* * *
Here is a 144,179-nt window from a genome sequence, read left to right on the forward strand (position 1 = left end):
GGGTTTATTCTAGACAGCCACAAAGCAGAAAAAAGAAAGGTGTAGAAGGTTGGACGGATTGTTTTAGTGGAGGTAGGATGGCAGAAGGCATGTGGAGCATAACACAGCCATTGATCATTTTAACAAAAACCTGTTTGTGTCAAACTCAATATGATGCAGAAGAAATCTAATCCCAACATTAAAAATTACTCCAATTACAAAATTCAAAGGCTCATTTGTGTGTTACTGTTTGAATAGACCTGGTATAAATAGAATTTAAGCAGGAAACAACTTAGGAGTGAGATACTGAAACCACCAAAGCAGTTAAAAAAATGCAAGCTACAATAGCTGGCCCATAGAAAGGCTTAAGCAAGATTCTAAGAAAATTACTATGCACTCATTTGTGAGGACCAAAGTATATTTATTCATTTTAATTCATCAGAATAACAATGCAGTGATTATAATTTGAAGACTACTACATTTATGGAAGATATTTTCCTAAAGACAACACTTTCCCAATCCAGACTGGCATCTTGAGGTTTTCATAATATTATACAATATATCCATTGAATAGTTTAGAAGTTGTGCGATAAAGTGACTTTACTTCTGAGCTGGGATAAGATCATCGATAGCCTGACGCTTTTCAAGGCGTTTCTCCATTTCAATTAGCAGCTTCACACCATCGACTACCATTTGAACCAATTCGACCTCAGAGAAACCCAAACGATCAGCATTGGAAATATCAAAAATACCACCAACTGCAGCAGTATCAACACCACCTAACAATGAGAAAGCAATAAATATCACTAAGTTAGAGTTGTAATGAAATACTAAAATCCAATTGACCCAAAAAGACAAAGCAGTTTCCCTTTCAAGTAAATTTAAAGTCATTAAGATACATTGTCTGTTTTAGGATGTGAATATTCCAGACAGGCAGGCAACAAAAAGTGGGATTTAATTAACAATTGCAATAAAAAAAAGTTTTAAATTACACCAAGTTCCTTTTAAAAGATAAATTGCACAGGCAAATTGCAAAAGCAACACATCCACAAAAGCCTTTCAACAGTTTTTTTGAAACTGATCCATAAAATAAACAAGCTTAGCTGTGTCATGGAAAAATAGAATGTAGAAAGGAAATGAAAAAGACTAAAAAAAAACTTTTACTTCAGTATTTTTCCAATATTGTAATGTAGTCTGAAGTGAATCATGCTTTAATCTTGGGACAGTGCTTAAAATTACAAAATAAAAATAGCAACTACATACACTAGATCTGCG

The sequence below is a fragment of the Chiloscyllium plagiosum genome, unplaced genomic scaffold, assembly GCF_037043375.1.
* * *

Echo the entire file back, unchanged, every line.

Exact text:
Here is a 144,179-nt window from a genome sequence, read left to right on the forward strand (position 1 = left end):
GGGTTTATTCTAGACAGCCACAAAGCAGAAAAAAGAAAGGTGTAGAAGGTTGGACGGATTGTTTTAGTGGAGGTAGGATGGCAGAAGGCATGTGGAGCATAACACAGCCATTGATCATTTTAACAAAAACCTGTTTGTGTCAAACTCAATATGATGCAGAAGAAATCTAATCCCAACATTAAAAATTACTCCAATTACAAAATTCAAAGGCTCATTTGTGTGTTACTGTTTGAATAGACCTGGTATAAATAGAATTTAAGCAGGAAACAACTTAGGAGTGAGATACTGAAACCACCAAAGCAGTTAAAAAAATGCAAGCTACAATAGCTGGCCCATAGAAAGGCTTAAGCAAGATTCTAAGAAAATTACTATGCACTCATTTGTGAGGACCAAAGTATATTTATTCATTTTAATTCATCAGAATAACAATGCAGTGATTATAATTTGAAGACTACTACATTTATGGAAGATATTTTCCTAAAGACAACACTTTCCCAATCCAGACTGGCATCTTGAGGTTTTCATAATATTATACAATATATCCATTGAATAGTTTAGAAGTTGTGCGATAAAGTGACTTTACTTCTGAGCTGGGATAAGATCATCGATAGCCTGACGCTTTTCAAGGCGTTTCTCCATTTCAATTAGCAGCTTCACACCATCGACTACCATTTGAACCAATTCGACCTCAGAGAAACCCAAACGATCAGCATTGGAAATATCAAAAATACCACCAACTGCAGCAGTATCAACACCACCTAACAATGAGAAAGCAATAAATATCACTAAGTTAGAGTTGTAATGAAATACTAAAATCCAATTGACCCAAAAAGACAAAGCAGTTTCCCTTTCAAGTAAATTTAAAGTCATTAAGATACATTGTCTGTTTTAGGATGTGAATATTCCAGACAGGCAGGCAACAAAAAGTGGGATTTAATTAACAATTGCAATAAAAAAAAGTTTTAAATTACACCAAGTTCCTTTTAAAAGATAAATTGCACAGGCAAATTGCAAAAGCAACACATCCACAAAAGCCTTTCAACAGTTTTTTTGAAACTGATCCATAAAATAAACAAGCTTAGCTGTGTCATGGAAAAATAGAATGTAGAAAGGAAATGAAAAAGACTAAAAAAAAACTTTTACTTCAGTATTTTTCCAATATTGTAATGTAGTCTGAAGTGAATCATGCTTTAATCTTGGGACAGTGCTTAAAATTACAAAATAAAAATAGCAACTACATACACTAGATCTGCG

The sequence below is a fragment of the Chiloscyllium plagiosum genome, unplaced genomic scaffold, assembly GCF_037043375.1.